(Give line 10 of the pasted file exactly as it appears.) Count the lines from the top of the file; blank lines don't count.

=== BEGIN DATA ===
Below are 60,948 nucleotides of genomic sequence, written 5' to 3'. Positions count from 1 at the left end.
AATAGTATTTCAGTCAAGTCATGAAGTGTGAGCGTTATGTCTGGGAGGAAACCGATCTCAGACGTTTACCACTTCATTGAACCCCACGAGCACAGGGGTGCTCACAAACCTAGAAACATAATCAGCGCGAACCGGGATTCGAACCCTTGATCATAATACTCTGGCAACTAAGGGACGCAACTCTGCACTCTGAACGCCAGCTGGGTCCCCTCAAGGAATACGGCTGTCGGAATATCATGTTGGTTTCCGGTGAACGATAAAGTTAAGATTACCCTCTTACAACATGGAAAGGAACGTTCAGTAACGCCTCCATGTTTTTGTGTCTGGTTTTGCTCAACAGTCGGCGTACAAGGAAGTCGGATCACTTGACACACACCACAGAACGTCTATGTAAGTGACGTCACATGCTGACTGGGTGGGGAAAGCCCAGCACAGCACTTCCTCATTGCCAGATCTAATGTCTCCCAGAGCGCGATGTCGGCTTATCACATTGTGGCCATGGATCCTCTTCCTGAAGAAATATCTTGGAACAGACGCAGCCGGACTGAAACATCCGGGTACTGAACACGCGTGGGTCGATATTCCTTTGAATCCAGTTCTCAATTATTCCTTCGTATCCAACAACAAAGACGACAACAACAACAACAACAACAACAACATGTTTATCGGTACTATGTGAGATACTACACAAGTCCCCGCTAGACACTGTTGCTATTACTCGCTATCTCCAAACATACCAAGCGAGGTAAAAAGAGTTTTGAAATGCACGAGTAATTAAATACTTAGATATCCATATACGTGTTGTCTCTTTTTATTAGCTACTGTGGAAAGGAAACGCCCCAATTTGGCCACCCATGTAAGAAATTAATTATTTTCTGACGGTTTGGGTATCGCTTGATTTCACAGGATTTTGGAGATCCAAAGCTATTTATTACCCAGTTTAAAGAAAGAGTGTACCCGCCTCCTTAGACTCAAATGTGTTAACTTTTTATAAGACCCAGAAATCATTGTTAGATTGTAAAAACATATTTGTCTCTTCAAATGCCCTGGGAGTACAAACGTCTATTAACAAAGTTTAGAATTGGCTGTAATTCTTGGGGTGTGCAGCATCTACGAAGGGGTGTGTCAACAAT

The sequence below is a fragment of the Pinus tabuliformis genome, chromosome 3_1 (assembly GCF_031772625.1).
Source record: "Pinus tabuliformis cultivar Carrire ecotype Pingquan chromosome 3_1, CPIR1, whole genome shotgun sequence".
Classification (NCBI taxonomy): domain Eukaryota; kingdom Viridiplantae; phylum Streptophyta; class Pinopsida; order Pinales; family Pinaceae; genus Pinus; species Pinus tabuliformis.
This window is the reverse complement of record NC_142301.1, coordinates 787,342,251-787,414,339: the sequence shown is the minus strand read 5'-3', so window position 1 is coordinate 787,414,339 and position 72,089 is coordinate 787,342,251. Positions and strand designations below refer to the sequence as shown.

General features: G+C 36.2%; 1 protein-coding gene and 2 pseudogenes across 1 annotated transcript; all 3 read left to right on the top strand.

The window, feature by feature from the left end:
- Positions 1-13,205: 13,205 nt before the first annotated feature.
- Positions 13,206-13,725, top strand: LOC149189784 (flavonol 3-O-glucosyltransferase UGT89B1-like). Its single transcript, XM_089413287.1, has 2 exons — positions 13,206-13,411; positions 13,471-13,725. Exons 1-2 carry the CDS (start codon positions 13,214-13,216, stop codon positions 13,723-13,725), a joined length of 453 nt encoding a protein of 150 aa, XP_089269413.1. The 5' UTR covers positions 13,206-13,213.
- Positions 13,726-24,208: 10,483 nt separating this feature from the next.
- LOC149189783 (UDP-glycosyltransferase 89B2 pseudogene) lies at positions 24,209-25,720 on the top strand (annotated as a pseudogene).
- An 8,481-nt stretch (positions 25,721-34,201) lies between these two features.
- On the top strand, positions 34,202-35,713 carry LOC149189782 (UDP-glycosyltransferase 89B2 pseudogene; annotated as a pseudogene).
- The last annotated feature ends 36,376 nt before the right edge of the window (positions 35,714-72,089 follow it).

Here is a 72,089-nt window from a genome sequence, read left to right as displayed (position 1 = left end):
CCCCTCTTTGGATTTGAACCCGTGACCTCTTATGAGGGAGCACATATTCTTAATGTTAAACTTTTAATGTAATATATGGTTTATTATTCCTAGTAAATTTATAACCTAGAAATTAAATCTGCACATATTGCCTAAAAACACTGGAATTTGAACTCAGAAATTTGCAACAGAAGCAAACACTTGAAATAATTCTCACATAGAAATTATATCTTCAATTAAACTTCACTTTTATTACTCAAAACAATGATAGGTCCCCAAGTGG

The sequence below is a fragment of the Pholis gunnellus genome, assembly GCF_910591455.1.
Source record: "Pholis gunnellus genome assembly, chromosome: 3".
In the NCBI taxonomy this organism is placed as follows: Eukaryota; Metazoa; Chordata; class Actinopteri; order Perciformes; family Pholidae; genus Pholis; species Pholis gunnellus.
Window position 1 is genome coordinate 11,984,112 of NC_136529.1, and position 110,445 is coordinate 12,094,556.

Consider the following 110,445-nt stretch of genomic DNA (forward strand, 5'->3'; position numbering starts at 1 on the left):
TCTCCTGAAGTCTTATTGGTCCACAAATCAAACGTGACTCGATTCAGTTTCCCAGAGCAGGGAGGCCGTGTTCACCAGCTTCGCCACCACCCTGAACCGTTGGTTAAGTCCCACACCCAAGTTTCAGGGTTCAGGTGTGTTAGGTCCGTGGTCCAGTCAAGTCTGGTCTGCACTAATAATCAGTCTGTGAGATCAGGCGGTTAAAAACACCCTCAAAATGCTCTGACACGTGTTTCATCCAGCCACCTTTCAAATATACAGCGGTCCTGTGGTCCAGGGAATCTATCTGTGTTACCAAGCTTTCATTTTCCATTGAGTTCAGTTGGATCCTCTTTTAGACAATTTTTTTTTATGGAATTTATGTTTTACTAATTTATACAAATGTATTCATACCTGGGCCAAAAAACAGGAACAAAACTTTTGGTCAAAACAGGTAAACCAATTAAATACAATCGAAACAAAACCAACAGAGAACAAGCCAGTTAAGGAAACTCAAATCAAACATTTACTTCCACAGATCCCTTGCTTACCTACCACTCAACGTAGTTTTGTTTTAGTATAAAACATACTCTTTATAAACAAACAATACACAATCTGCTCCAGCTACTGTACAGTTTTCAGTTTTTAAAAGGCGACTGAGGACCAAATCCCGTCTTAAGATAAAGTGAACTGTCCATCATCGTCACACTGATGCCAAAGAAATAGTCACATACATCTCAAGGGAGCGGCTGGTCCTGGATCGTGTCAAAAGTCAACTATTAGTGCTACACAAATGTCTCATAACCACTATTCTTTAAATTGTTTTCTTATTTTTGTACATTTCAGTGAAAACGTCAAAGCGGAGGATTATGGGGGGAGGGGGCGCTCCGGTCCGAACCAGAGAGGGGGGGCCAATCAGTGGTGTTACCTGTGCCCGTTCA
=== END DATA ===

- Positions 13,206-13,725, top strand: LOC149189784 (flavonol 3-O-glucosyltransferase UGT89B1-like). Its single transcript, XM_089413287.1, has 2 exons — positions 13,206-13,411; positions 13,471-13,725. Exons 1-2 carry the CDS (start codon positions 13,214-13,216, stop codon positions 13,723-13,725), a joined length of 453 nt encoding a protein of 150 aa, XP_089269413.1. The 5' UTR covers positions 13,206-13,213.